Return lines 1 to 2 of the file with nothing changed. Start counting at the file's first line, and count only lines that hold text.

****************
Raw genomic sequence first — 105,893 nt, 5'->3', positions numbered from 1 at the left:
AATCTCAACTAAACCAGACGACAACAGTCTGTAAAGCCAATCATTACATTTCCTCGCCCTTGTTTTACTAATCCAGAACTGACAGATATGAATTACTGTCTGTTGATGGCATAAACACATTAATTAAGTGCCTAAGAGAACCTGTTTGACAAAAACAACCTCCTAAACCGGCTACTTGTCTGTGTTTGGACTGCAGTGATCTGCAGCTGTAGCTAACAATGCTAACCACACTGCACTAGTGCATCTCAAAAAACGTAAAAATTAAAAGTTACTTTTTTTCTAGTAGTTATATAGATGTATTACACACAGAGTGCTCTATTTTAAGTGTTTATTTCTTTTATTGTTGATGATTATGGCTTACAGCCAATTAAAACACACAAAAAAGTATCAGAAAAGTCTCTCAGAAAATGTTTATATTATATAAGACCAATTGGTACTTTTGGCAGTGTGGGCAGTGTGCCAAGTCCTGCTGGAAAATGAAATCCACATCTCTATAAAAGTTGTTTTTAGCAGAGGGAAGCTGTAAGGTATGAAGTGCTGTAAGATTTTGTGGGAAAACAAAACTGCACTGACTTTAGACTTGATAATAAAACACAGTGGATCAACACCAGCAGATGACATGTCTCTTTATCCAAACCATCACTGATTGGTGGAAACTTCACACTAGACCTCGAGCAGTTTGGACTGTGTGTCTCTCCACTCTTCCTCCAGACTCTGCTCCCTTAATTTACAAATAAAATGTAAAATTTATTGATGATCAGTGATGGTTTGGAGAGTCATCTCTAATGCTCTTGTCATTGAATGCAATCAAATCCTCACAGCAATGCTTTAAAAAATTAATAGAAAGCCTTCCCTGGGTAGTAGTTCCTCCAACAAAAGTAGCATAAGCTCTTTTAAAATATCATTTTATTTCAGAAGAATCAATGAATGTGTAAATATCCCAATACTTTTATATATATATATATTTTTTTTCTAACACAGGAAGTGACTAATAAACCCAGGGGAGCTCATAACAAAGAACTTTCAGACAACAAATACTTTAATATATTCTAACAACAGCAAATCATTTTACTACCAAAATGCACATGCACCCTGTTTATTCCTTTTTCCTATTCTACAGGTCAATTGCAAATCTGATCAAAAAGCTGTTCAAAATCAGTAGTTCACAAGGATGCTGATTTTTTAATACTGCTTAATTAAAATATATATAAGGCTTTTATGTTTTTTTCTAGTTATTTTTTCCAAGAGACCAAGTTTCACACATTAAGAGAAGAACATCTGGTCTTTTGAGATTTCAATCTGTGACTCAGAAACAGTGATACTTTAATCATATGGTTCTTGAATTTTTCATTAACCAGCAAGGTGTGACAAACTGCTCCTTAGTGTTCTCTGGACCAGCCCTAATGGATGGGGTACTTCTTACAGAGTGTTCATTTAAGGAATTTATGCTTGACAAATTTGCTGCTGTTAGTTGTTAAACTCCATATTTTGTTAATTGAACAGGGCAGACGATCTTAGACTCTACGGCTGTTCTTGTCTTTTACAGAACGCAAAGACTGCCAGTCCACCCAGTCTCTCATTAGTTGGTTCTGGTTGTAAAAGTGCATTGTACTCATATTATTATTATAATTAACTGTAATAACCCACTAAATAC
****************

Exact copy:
Raw genomic sequence first — 105,893 nt, 5'->3', positions numbered from 1 at the left:
AATCTCAACTAAACCAGACGACAACAGTCTGTAAAGCCAATCATTACATTTCCTCGCCCTTGTTTTACTAATCCAGAACTGACAGATATGAATTACTGTCTGTTGATGGCATAAACACATTAATTAAGTGCCTAAGAGAACCTGTTTGACAAAAACAACCTCCTAAACCGGCTACTTGTCTGTGTTTGGACTGCAGTGATCTGCAGCTGTAGCTAACAATGCTAACCACACTGCACTAGTGCATCTCAAAAAACGTAAAAATTAAAAGTTACTTTTTTTCTAGTAGTTATATAGATGTATTACACACAGAGTGCTCTATTTTAAGTGTTTATTTCTTTTATTGTTGATGATTATGGCTTACAGCCAATTAAAACACACAAAAAAGTATCAGAAAAGTCTCTCAGAAAATGTTTATATTATATAAGACCAATTGGTACTTTTGGCAGTGTGGGCAGTGTGCCAAGTCCTGCTGGAAAATGAAATCCACATCTCTATAAAAGTTGTTTTTAGCAGAGGGAAGCTGTAAGGTATGAAGTGCTGTAAGATTTTGTGGGAAAACAAAACTGCACTGACTTTAGACTTGATAATAAAACACAGTGGATCAACACCAGCAGATGACATGTCTCTTTATCCAAACCATCACTGATTGGTGGAAACTTCACACTAGACCTCGAGCAGTTTGGACTGTGTGTCTCTCCACTCTTCCTCCAGACTCTGCTCCCTTAATTTACAAATAAAATGTAAAATTTATTGATGATCAGTGATGGTTTGGAGAGTCATCTCTAATGCTCTTGTCATTGAATGCAATCAAATCCTCACAGCAATGCTTTAAAAAATTAATAGAAAGCCTTCCCTGGGTAGTAGTTCCTCCAACAAAAGTAGCATAAGCTCTTTTAAAATATCATTTTATTTCAGAAGAATCAATGAATGTGTAAATATCCCAATACTTTTATATATATATATATTTTTTTTCTAACACAGGAAGTGACTAATAAACCCAGGGGAGCTCATAACAAAGAACTTTCAGACAACAAATACTTTAATATATTCTAACAACAGCAAATCATTTTACTACCAAAATGCACATGCACCCTGTTTATTCCTTTTTCCTATTCTACAGGTCAATTGCAAATCTGATCAAAAAGCTGTTCAAAATCAGTAGTTCACAAGGATGCTGATTTTTTAATACTGCTTAATTAAAATATATATAAGGCTTTTATGTTTTTTTCTAGTTATTTTTTCCAAGAGACCAAGTTTCACACATTAAGAGAAGAACATCTGGTCTTTTGAGATTTCAATCTGTGACTCAGAAACAGTGATACTTTAATCATATGGTTCTTGAATTTTTCATTAACCAGCAAGGTGTGACAAACTGCTCCTTAGTGTTCTCTGGACCAGCCCTAATGGATGGGGTACTTCTTACAGAGTGTTCATTTAAGGAATTTATGCTTGACAAATTTGCTGCTGTTAGTTGTTAAACTCCATATTTTGTTAATTGAACAGGGCAGACGATCTTAGACTCTACGGCTGTTCTTGTCTTTTACAGAACGCAAAGACTGCCAGTCCACCCAGTCTCTCATTAGTTGGTTCTGGTTGTAAAAGTGCATTGTACTCATATTATTATTATAATTAACTGTAATAACCCACTAAATAC